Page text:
AN election watchdog on Friday said some government workers and officials have started engaging in campaign-related activities for the 2023 Barangay and Sangguniang Kabataan elections.
“The more common [cases] would be the use of barangay vehicles and candidate materials being posted near barangay premises,” Eric Jude O. Alvia, secretary general of the National Citizens’ Movement for Free Elections (Namfrel), said in a phone call interview with BusinessWorld.
Electioneering and partisan political activity refer to acts that promote the election or defeat of a candidate or party to public office, the Civil Service Commission (CSC) said in an e-mailed press release on Friday.
The prohibition of electioneering and partisan activities is mentioned in the 1987 Constitution and the CSC-Commission on Elections (Comelec) Circular No. 1, series of 2016, which can lead to suspension and/or dismissal, depending on the offense.
Prior to the campaign period, which started on Oct. 19 and will end on Oct. 28, Mr. Alvia said that Namfrel instructed its volunteer chapters to observe and report any instance of local governments supporting potential candidates, especially through projects in the guise of delivering social services such as the Pantawid Pamilyang Pilipino Program or 4Ps.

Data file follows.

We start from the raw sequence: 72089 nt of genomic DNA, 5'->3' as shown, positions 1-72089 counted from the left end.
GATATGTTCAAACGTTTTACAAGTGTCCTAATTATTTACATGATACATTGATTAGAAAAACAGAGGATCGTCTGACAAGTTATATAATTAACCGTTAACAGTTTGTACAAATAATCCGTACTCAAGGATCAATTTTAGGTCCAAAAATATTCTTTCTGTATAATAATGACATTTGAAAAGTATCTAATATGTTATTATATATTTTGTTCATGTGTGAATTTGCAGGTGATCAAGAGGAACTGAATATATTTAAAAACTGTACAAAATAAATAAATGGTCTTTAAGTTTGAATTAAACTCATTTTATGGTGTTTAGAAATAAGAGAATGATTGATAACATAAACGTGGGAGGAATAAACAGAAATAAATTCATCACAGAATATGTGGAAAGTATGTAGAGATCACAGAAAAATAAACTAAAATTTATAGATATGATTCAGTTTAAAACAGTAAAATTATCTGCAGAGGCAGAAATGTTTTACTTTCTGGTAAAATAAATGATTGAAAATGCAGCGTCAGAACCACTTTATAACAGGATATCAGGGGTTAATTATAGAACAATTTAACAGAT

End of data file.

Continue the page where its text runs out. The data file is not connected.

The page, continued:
“This is also part of the responsibilities of the Comelec’s Anti-Epal [Task Force],” he said on the dedicated arm of the Comelec in charge of issuing corresponding show cause orders for those who violate the imposed election and campaign regulations.
The CSC reminded government officials to refrain from participating in electioneering and partisan activities.
“The Commission acknowledges civil servants’ shared desire to contribute to improved public service delivery through electoral participation,” said Karlo Alexei B. Nograles, CSC chairperson.
“However, we must remain mindful not to engage in electioneering or partisan activities during this period,” he said. “This precautionary measure underscores our commitment to maintaining the integrity and neutrality of the public service.”
The prohibition of such activities covers all civil service members, career officers holding political offices in an acting or officer-in-charge capacity, and active members of the Armed Forces of the Philippines and the Philippine National Police, alongside employees on leave of absence, according to the CSC.
“Civil servants, nonetheless, are allowed to cast their votes, express their views on current political problems or issues, mention the names of candidates or parties they support, and publicly express their opinions or engage in discussions of probable issues in a forthcoming election, or on attributes of or criticisms against probable candidates to be nominated on a forthcoming political party convention,” the CSC said.
Social media interaction is allowed as long as government workers do not explicitly solicit support for or against a candidate or party during the campaign period, the CSC noted.
Government employees found in direct or indirect engagement involving said activities will be given a penalty of one month and one day to six months suspension for the first offense, and dismissed from service for the second offense, according to the 2017 Rules on Administrative Cases in the Civil Service.—Miguel Hanz L. Antivola